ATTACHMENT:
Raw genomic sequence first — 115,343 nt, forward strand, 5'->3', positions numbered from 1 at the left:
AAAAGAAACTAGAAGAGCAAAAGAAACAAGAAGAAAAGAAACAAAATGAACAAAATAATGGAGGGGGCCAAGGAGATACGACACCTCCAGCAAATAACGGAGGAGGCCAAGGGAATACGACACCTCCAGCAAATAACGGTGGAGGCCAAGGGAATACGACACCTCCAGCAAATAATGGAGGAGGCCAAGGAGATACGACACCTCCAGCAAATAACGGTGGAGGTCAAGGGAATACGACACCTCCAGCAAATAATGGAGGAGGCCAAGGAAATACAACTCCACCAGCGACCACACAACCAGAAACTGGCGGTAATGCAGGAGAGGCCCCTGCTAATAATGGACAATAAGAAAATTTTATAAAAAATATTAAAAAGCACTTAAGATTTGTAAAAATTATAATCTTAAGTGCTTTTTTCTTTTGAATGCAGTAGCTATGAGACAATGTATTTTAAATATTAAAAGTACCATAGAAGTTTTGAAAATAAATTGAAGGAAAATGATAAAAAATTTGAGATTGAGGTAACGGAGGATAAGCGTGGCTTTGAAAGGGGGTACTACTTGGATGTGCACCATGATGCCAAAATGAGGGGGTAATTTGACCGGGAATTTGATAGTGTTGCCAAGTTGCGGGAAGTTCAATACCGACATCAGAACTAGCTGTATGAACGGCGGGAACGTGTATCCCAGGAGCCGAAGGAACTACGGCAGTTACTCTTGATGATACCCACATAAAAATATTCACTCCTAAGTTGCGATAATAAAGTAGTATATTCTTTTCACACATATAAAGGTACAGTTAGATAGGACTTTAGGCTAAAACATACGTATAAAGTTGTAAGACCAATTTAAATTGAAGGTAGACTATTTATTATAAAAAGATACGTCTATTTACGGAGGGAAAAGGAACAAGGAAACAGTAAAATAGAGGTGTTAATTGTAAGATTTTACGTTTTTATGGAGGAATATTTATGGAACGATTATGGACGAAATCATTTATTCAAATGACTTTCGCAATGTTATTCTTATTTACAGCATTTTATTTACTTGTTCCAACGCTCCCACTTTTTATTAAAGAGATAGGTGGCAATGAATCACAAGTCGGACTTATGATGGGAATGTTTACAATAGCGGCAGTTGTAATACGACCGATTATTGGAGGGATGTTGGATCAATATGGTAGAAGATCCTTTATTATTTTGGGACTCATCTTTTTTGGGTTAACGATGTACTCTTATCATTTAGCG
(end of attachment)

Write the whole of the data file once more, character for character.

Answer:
Raw genomic sequence first — 115,343 nt, forward strand, 5'->3', positions numbered from 1 at the left:
AAAAGAAACTAGAAGAGCAAAAGAAACAAGAAGAAAAGAAACAAAATGAACAAAATAATGGAGGGGGCCAAGGAGATACGACACCTCCAGCAAATAACGGAGGAGGCCAAGGGAATACGACACCTCCAGCAAATAACGGTGGAGGCCAAGGGAATACGACACCTCCAGCAAATAATGGAGGAGGCCAAGGAGATACGACACCTCCAGCAAATAACGGTGGAGGTCAAGGGAATACGACACCTCCAGCAAATAATGGAGGAGGCCAAGGAAATACAACTCCACCAGCGACCACACAACCAGAAACTGGCGGTAATGCAGGAGAGGCCCCTGCTAATAATGGACAATAAGAAAATTTTATAAAAAATATTAAAAAGCACTTAAGATTTGTAAAAATTATAATCTTAAGTGCTTTTTTCTTTTGAATGCAGTAGCTATGAGACAATGTATTTTAAATATTAAAAGTACCATAGAAGTTTTGAAAATAAATTGAAGGAAAATGATAAAAAATTTGAGATTGAGGTAACGGAGGATAAGCGTGGCTTTGAAAGGGGGTACTACTTGGATGTGCACCATGATGCCAAAATGAGGGGGTAATTTGACCGGGAATTTGATAGTGTTGCCAAGTTGCGGGAAGTTCAATACCGACATCAGAACTAGCTGTATGAACGGCGGGAACGTGTATCCCAGGAGCCGAAGGAACTACGGCAGTTACTCTTGATGATACCCACATAAAAATATTCACTCCTAAGTTGCGATAATAAAGTAGTATATTCTTTTCACACATATAAAGGTACAGTTAGATAGGACTTTAGGCTAAAACATACGTATAAAGTTGTAAGACCAATTTAAATTGAAGGTAGACTATTTATTATAAAAAGATACGTCTATTTACGGAGGGAAAAGGAACAAGGAAACAGTAAAATAGAGGTGTTAATTGTAAGATTTTACGTTTTTATGGAGGAATATTTATGGAACGATTATGGACGAAATCATTTATTCAAATGACTTTCGCAATGTTATTCTTATTTACAGCATTTTATTTACTTGTTCCAACGCTCCCACTTTTTATTAAAGAGATAGGTGGCAATGAATCACAAGTCGGACTTATGATGGGAATGTTTACAATAGCGGCAGTTGTAATACGACCGATTATTGGAGGGATGTTGGATCAATATGGTAGAAGATCCTTTATTATTTTGGGACTCATCTTTTTTGGGTTAACGATGTACTCTTATCATTTAGCG